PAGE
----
I spent most of my research time at Princeton below the earth’s surface on C Floor of Firestone, which houses in open stacks hundreds of volumes assembled over many years. Occasional field trips would take me to more exotic outposts in the library’s realm. My first expeditions were to the Seeley G. Mudd Manuscript Library, which has among its holdings the amazing McCarter & English Indian Claims Cases collection, an archive of letters and other historical documents used by the Newark, New Jersey, law firm of McCarter & English while representing four Mississippi and Missouri river tribes between 1958 and 1970.
The law firm had dispatched researchers to the National Archives to produce transcripts of the microfilmed Indian records there. As a result, I was able to use neatly typed copies of dozens of letters written by Clark, as well as verbatim transcripts of speeches made by prominent chiefs of the time, such as Keokuk. For the first time I could hear the voices of real Indians and their real antagonists emerging from the pages.
Other trips took me to the Geosciences & Map Library in Guyot Hall in order to find out about Big Bone Lick in Ohio, where Clark collected fossils for Thomas Jefferson. At the Marquand Library of Art and Archaeology I researched 19th-century painters like Chester Harding, Charles Willson Peale, and John Wesley Jarvis, all of whom executed portraits of Clark.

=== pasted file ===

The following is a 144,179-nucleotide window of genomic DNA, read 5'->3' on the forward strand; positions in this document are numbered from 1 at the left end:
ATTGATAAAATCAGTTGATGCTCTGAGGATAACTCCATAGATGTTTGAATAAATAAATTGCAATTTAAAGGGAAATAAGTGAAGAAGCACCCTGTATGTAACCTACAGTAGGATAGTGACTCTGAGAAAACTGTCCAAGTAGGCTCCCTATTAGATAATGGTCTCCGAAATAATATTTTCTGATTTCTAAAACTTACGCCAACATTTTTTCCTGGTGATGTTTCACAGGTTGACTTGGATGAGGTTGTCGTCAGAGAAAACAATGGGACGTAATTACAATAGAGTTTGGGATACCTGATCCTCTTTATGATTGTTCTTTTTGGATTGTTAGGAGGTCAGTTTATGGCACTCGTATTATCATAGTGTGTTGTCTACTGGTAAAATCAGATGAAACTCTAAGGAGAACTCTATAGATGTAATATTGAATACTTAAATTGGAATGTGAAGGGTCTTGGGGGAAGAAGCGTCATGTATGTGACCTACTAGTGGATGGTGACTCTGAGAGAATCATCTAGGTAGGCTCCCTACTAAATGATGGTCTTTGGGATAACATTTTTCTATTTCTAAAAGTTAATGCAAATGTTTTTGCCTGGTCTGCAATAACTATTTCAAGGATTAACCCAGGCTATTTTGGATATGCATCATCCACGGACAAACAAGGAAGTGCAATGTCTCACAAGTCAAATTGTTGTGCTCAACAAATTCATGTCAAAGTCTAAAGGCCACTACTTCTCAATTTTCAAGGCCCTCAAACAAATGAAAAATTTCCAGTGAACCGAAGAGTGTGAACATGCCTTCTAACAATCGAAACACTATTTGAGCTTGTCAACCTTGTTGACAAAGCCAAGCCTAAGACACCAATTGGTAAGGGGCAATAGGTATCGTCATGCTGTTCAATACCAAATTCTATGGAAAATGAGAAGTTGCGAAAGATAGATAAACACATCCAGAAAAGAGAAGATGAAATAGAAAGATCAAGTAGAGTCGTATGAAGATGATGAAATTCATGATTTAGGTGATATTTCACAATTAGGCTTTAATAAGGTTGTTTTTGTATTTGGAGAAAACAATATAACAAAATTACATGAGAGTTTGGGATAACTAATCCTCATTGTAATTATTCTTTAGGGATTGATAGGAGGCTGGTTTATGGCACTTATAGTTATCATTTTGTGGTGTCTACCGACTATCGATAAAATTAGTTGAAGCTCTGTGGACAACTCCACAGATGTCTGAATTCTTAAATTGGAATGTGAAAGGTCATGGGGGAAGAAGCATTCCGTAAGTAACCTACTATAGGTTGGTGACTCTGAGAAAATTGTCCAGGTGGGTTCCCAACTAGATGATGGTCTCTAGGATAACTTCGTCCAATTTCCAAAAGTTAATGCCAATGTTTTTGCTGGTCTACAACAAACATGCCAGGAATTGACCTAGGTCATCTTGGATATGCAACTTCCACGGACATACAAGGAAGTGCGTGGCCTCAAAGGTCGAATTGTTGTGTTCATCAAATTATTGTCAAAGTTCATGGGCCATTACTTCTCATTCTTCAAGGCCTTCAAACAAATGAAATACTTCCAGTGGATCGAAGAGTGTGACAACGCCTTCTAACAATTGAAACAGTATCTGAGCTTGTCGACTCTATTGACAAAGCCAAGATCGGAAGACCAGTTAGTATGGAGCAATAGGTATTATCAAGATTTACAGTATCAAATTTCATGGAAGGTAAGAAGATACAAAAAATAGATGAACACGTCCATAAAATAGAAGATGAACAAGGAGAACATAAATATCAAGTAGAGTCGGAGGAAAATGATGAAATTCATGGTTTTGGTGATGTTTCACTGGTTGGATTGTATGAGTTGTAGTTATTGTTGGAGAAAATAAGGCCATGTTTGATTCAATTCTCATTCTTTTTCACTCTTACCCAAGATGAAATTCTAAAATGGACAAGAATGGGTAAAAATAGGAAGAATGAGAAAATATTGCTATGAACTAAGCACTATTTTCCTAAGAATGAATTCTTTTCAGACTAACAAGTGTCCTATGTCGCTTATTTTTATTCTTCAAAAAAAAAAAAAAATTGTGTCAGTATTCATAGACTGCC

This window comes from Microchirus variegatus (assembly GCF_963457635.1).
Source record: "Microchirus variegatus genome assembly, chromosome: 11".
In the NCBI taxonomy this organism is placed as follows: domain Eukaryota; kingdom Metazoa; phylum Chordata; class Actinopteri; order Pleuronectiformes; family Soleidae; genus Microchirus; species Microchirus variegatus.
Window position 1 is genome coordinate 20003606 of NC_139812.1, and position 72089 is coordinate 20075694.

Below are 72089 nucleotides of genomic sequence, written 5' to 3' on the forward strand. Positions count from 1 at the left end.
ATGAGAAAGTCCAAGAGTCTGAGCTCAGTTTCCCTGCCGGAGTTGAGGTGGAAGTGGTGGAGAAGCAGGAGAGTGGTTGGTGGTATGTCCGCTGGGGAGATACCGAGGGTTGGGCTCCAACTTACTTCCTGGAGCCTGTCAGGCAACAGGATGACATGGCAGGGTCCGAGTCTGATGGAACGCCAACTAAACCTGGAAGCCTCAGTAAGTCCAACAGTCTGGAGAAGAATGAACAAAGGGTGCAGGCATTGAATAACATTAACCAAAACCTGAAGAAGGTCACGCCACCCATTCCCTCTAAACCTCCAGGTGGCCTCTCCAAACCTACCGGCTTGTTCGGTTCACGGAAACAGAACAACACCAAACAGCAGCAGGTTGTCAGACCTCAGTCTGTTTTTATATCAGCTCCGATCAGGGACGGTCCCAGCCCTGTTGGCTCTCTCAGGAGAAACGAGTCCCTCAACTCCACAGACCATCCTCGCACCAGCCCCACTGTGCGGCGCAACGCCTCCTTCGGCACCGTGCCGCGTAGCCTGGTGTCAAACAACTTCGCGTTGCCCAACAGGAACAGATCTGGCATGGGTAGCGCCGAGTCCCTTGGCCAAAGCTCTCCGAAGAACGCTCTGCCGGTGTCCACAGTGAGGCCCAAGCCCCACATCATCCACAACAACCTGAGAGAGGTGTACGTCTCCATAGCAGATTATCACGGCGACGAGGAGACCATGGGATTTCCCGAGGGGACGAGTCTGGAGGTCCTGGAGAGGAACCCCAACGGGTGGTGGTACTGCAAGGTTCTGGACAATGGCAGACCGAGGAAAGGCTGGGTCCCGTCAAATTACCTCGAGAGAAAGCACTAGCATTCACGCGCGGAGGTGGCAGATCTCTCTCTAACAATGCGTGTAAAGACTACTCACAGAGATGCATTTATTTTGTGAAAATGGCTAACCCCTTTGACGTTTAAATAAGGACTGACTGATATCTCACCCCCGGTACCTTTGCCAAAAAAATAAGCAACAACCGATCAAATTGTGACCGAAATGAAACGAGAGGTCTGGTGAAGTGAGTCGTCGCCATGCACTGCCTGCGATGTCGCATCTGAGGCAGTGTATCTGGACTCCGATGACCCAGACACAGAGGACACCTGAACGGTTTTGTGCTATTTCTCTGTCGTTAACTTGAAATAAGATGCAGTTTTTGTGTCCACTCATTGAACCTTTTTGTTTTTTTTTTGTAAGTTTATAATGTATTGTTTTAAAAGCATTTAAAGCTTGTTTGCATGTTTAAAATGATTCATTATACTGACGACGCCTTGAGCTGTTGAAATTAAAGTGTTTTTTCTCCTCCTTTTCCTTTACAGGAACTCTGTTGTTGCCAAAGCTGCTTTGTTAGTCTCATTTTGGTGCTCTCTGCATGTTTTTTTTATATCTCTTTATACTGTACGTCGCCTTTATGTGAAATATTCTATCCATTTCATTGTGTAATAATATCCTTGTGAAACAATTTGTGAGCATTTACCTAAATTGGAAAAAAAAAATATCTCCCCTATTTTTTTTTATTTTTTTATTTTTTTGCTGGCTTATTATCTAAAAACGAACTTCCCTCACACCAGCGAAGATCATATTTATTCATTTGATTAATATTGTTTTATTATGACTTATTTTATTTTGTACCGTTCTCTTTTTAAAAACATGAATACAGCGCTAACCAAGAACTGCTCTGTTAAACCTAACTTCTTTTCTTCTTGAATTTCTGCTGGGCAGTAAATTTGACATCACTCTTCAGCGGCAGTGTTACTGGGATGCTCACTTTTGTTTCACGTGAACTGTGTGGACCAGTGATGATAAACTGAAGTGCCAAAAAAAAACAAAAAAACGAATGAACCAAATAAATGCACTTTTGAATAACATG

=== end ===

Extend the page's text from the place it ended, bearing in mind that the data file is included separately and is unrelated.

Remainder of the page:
The more I found, the more I wanted. I issued requests to the mysterious Annex libraries for bound volumes of Niles’ Weekly, a 19th-century journal, to find out about Clark’s activities during Andrew Jackson’s inauguration in 1829. Requests for farther-flung books went to Borrow Direct, a consortium that magically whisked books off the shelves at any of six other Ivy League libraries in a few days.
One of the curiosities of William Clark’s life is that he has been defined historically by a series of paired relationships – first with his famous older brother General George Rogers Clark, and then with Meriwether Lewis and with the Indian woman Sacagawea. But the most significant of Clark’s relationships in the second half of his life was with his contemporary Keokuk, a Sauk war chief and rival of the better known Black Hawk. Clark met with Keokuk dozens of times over the years and sought to enhance the chief’s status by frequently giving him gifts. One of these was a Presidential “Peace Medal,” a medallion bearing the likeness of James Madison, Class of 1771, given to Keokuk after the War of 1812.
The Library owns a daguerreotype of Keokuk and also owns the peace medal he is wearing in the photograph. After I finished my biography, I went to the Rare Books and Manuscripts room this spring and asked to see the peace medal. A small cardboard box was brought out; in it was Keokuk’s medal, wrapped in clear plastic. It is solid silver, about two inches in diameter, heavier than you might expect.
The medal is an object rich in memory. Keokuk would have worn it to the 1834 treaty council when, as transcribed in the McCarter & English papers, he said, “We have sold most of our country to the President, our land is small, the game is getting very scarce and it takes all our money to support us, and yet we are frequently in want & many of us suffer.” Reading that, and holding Keokuk’s medal, I wondered if the next story to tell was somewhere in my hand.